Divya Bharti was a star. There was no question about it. When she died, aged nineteen, on April 5th, 1993, she had starred in six Telugu films, one Tamil film and eleven Hindi films. She had also completed two more Hindi films and one Telugu film, which were released after her passing. Six other films she was in the midst of making were reshot with other actresses.
She had no background in the movies; her parents were middle-class folk. Yet by the early 1990s, she was in enormous demand in Bombay. Hers is a story of extraordinary success and sudden tragedy. In interviews with her parents, they both say that she had no starry dreams. When the first offers for movies came from a producer who lived across the street, she only agreed because it meant she could drop out of high school: she was a terrible student. (She was sixteen when her first film, the Telugu Bobbili Raja, was released.) She also didn’t care much for the Bollywood maxim about an actress’s career reaching its end with marriage. She wanted to marry and so she did. In May 1992, aged eighteen, she wed producer Sajid Nadiadwala.
Divya didn’t seem to put any pressure on herself or on the films she was signing. They were just an escape from her studies. That’s probably why she was able to sail through them with minimal fuss and a spirited presence. She was entirely uninhibited in front of the camera, moving through the spaces her characters inhabited easily. Even when the women she played were sidelined or treated badly by the film, Divya remained dignified.
Films like Deewana and Shola Aur Shabnam, which were her biggest successes, have aged badly. As Kajal in Deewana, she is widowed soon after her marriage and moves to Bombay with her mother-in-law (Sushma Seth). In Bombay, a random biker (debutant Shah Rukh Khan) is smitten with her, follows her home, and declares himself in love. She is then coaxed by her mother-in-law to marry him, which she does (against her own inclination).
Shola Aur Shabnam is worse. In this David Dhawan action-comedy, Divya plays Divya, a young girl pursued relentlessly by Karan (Govinda), who harasses her in the name of romance. Another young man named Bali does similar things, but he is played by a pre-Sooraj Barjatya Mohnish Bahl, so he’s the bad guy and Karan is the good guy. After Divya falls for Karan (in one evening), he is falsely accused of attempted rape, so he kidnaps Divya to prove his innocence. He might slap her and fling her around a bit, but all it takes is for him to beat up some men who try to get fresh with her before she’s singing about her everlasting love for him.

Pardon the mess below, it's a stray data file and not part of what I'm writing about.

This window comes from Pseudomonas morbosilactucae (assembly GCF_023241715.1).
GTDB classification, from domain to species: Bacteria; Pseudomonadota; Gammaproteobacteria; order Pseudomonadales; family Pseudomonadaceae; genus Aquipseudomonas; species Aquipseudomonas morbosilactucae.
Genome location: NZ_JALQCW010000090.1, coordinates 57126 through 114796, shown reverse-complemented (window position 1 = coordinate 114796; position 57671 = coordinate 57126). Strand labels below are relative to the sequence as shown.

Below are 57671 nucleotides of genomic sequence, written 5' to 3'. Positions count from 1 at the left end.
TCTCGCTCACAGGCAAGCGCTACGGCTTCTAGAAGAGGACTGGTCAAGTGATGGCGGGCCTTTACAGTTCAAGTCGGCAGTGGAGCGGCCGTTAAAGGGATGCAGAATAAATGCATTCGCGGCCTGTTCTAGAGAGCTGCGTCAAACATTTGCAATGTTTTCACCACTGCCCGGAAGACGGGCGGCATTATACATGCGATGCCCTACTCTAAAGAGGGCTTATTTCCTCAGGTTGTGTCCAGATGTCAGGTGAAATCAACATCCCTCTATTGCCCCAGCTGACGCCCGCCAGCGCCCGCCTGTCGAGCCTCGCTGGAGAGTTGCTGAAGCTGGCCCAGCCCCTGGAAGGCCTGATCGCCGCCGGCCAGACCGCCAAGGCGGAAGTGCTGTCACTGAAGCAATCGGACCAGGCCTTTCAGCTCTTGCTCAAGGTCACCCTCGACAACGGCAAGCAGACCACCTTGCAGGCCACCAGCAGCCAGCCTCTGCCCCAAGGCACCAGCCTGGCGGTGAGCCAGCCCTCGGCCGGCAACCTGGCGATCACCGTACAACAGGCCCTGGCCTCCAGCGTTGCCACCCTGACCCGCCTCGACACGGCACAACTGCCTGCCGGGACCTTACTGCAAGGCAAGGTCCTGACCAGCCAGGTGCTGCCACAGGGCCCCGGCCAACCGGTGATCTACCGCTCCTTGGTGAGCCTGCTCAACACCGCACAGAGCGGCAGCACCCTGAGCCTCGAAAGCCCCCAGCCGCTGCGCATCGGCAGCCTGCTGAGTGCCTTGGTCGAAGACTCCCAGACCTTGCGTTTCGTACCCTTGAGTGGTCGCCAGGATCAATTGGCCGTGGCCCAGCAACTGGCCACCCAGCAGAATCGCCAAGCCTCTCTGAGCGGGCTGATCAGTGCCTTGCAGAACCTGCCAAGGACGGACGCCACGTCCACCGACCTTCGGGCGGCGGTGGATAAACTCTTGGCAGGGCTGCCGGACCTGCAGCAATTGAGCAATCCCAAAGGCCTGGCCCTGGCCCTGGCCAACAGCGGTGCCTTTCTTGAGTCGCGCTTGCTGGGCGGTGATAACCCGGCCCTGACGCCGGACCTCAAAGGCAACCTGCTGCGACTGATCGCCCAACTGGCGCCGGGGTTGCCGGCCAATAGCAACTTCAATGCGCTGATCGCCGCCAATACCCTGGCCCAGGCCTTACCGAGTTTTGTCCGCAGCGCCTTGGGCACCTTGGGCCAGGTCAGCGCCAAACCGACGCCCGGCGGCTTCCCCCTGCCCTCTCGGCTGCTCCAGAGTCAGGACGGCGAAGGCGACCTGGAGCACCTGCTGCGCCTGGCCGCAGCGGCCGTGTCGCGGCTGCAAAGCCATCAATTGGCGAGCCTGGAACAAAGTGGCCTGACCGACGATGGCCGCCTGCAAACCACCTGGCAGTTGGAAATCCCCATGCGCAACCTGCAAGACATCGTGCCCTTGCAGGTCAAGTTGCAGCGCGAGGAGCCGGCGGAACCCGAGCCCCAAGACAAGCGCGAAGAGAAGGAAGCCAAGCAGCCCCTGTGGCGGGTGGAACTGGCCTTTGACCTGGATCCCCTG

In Geet, she starred as the famous singer Neha. Here was a role that gave her more screen time than her other films. Neha’s manager Harry Saxena (Shakti Kapoor) is incensed when she refuses his advances, so he feeds her sindoor, which spoils her vocal cords and causes her downfall as a singer. She leaves for the village, where she meets a big fan of hers, Raja (a largely forgotten nineties actor named Avinash Wadhawan). They fall in love and then Raja decides to take revenge on Harry for ruining Neha’s career. The film takes some hilariously anachronistic turns: in a bit straight out of Amar Akbar Anthony, Neha’s singing voice comes back at a mandir when water blessed by Shiva is poured into her mouth. Divya is her angelic self through this film: she lifts scenes not with great acting but with a simplicity that pervades all her work.
Was Divya a great actor? I believe she could have been, but we only have her first year or two of work to judge her by, years that are always an actor’s rawest.
It was apparent, though, that Divya was being seen by the film industry as a dependable star. In Dil Hi To Hai, for instance, she was given the meatier of the two female romantic parts, the one with greater screen time and a more interesting character. The other role went to Shilpa Shirodkar, an already established actress. Divya plays Bharti (funny how she played, in two different films, women named Divya and Bharti), a working woman and landowner who helps Harshwardhan (Jackie Shroff) find work and wins his heart. Divya is wonderful here – laughing, smiling, singing and dancing with all her heart. In the film’s climax, Bharti’s uncle forces her to marry the sinister Jack (Gulshan Grover). Harshwardhan and several other men are in the scene, but Divya holds her own, declaring that she is an adult who can make her own decisions and choices. (The real-life Divya said something similar to her mother when her father objected to her marriage.)
We tend to define great actors by their ability to handle complex characters, navigate drama and comedy, and so on. Divya’s characters weren’t particularly well-written or always central (she was content to take on an ornamental role in Jaan Se Pyara, for example). I think that if she had lived, if she hadn’t fallen from her fifth-floor balcony that awful night, exactly twenty-eight years ago, she would have worked with better filmmakers and writers. And what would she be doing today? With our current content boom, many stars from the nineties are finding themselves in the most exciting phase of their careers. I find it hard to believe that forty-seven-year-old Divya Bharti wouldn’t have had a renaissance. You need only look at her multiple fan accounts on social media, drawing thousands of followers, to see how fondly she is remembered.